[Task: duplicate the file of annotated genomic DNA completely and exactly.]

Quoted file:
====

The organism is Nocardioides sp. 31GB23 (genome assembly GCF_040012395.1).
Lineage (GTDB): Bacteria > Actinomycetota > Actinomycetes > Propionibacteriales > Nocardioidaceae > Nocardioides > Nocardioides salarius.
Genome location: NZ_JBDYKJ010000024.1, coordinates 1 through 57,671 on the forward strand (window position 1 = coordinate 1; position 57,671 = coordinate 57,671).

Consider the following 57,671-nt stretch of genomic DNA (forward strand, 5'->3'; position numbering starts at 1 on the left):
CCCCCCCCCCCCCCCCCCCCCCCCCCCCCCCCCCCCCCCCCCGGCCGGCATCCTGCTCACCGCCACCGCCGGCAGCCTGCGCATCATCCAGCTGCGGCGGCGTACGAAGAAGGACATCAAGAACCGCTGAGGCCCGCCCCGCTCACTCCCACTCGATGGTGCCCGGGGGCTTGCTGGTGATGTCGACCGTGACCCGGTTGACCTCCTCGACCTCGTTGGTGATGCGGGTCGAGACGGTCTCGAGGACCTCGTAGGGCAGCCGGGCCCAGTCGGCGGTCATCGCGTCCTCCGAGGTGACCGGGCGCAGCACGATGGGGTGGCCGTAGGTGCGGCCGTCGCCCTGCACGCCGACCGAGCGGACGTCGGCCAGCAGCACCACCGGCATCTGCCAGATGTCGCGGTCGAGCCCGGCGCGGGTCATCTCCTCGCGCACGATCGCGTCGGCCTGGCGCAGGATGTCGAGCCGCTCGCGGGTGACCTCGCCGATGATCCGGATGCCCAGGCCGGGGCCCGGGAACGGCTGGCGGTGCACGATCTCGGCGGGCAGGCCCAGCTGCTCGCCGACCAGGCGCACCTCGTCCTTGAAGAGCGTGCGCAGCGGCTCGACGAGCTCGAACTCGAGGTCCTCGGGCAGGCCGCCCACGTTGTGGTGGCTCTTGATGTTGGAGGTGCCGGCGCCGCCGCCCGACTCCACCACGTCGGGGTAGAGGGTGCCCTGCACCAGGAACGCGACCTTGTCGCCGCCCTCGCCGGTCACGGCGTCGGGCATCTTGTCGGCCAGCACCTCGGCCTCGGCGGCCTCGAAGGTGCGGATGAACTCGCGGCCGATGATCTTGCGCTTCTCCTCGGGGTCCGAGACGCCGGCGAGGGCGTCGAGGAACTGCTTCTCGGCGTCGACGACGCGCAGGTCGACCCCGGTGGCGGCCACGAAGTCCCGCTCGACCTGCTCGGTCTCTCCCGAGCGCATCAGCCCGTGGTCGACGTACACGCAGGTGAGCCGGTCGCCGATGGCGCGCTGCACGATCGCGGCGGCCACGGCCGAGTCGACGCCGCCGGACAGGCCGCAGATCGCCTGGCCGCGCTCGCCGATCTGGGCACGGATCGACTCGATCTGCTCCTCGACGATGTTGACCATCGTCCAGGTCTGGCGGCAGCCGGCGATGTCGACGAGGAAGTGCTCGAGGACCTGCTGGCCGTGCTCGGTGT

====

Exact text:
The organism is Nocardioides sp. 31GB23 (genome assembly GCF_040012395.1).
Lineage (GTDB): Bacteria > Actinomycetota > Actinomycetes > Propionibacteriales > Nocardioidaceae > Nocardioides > Nocardioides salarius.
Genome location: NZ_JBDYKJ010000024.1, coordinates 1 through 57,671 on the forward strand (window position 1 = coordinate 1; position 57,671 = coordinate 57,671).

Consider the following 57,671-nt stretch of genomic DNA (forward strand, 5'->3'; position numbering starts at 1 on the left):
CCCCCCCCCCCCCCCCCCCCCCCCCCCCCCCCCCCCCCCCCCGGCCGGCATCCTGCTCACCGCCACCGCCGGCAGCCTGCGCATCATCCAGCTGCGGCGGCGTACGAAGAAGGACATCAAGAACCGCTGAGGCCCGCCCCGCTCACTCCCACTCGATGGTGCCCGGGGGCTTGCTGGTGATGTCGACCGTGACCCGGTTGACCTCCTCGACCTCGTTGGTGATGCGGGTCGAGACGGTCTCGAGGACCTCGTAGGGCAGCCGGGCCCAGTCGGCGGTCATCGCGTCCTCCGAGGTGACCGGGCGCAGCACGATGGGGTGGCCGTAGGTGCGGCCGTCGCCCTGCACGCCGACCGAGCGGACGTCGGCCAGCAGCACCACCGGCATCTGCCAGATGTCGCGGTCGAGCCCGGCGCGGGTCATCTCCTCGCGCACGATCGCGTCGGCCTGGCGCAGGATGTCGAGCCGCTCGCGGGTGACCTCGCCGATGATCCGGATGCCCAGGCCGGGGCCCGGGAACGGCTGGCGGTGCACGATCTCGGCGGGCAGGCCCAGCTGCTCGCCGACCAGGCGCACCTCGTCCTTGAAGAGCGTGCGCAGCGGCTCGACGAGCTCGAACTCGAGGTCCTCGGGCAGGCCGCCCACGTTGTGGTGGCTCTTGATGTTGGAGGTGCCGGCGCCGCCGCCCGACTCCACCACGTCGGGGTAGAGGGTGCCCTGCACCAGGAACGCGACCTTGTCGCCGCCCTCGCCGGTCACGGCGTCGGGCATCTTGTCGGCCAGCACCTCGGCCTCGGCGGCCTCGAAGGTGCGGATGAACTCGCGGCCGATGATCTTGCGCTTCTCCTCGGGGTCCGAGACGCCGGCGAGGGCGTCGAGGAACTGCTTCTCGGCGTCGACGACGCGCAGGTCGACCCCGGTGGCGGCCACGAAGTCCCGCTCGACCTGCTCGGTCTCTCCCGAGCGCATCAGCCCGTGGTCGACGTACACGCAGGTGAGCCGGTCGCCGATGGCGCGCTGCACGATCGCGGCGGCCACGGCCGAGTCGACGCCGCCGGACAGGCCGCAGATCGCCTGGCCGCGCTCGCCGATCTGGGCACGGATCGACTCGATCTGCTCCTCGACGATGTTGACCATCGTCCAGGTCTGGCGGCAGCCGGCGATGTCGACGAGGAAGTGCTCGAGGACCTGCTGGCCGTGCTCGGTGT